Remembering Martin Luther King Jr.

Our nation paused for an official holiday last Monday to remember Martin Luther King, Jr. We remember him for his vision of a time when all men and women will be treated equally, where all have opportunities to achieve the promise of freedom – and the pursuit of happiness. We remember him for his articulate and passionate speeches, and his courage in the face of danger. But what we remember most is what makes him one of the few – one of the very few – that he fought and worked for the fulfillment of his dream using peace, not violence.

Perhaps one day this holiday will include two other men in modern times who were cut of the same cloth, Mahatma Ghandi and more recently, Nelson Mandela. Each of them changed the world using only the courageous actions of love and respect for all men and women. They have proven in our life time (well, the lifetime of many of us still) that there is great power in non-violent action when enough people work together for what is right. That’s why they are honored. That’s why we need to remember them.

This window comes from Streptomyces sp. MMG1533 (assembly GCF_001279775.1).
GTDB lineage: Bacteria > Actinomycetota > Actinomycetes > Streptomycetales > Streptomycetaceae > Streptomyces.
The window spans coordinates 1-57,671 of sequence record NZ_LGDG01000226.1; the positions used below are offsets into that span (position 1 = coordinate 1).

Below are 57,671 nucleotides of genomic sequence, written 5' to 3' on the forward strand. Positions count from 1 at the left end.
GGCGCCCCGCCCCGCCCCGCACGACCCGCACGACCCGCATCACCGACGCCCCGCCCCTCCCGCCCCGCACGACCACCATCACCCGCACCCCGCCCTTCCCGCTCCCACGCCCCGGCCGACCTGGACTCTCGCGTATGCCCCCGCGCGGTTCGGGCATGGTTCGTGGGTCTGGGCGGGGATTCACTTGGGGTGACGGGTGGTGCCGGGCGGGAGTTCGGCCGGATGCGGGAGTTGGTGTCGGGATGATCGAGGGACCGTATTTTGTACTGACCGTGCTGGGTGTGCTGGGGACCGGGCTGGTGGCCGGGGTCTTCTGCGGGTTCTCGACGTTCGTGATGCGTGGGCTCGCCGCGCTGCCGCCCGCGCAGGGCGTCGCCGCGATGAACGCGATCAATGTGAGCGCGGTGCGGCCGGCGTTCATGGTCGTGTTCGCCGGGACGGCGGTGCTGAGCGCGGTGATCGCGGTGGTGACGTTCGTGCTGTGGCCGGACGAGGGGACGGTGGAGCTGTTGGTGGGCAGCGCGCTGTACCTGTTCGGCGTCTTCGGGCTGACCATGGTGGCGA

At the core of fighting hunger is the courage to do what is right. It is right to provide nutritious food for our children, as well as a first-rate education so that they will be healthy and have the opportunity to succeed. What comes with our freedom in this country is the reality that some of us make bad choices. Or others have made bad choices made for them. And some simply did not start with, or lost along the way, the ability to compete in a competitive economic system. Failure is no stranger to most of us. Regardless of a person’s reason to be hungry, they have the right to a nutritious meal, and when they receive that meal from a community that cares, the world is changed for the better. It is not a step toward a better world. It is a better world because of each act of kindness that makes a difference in one person’s life.

It’s just that we need more of these gestures of kindness that nourish not only the body, but the person. That’s why we have public education, public support for emergency food programs for people of all ages, and meals for children provided in our public schools by taxpayers. There is no freedom when there are no options to pursue life, liberty and the pursuit of happiness, simply a society is not kind to those in need. Freedom and doing what is right go hand in hand, or not at all.

Let us all celebrate what Dr. King taught and showed us in his life and in his death – that we can do it, too. But it takes courage.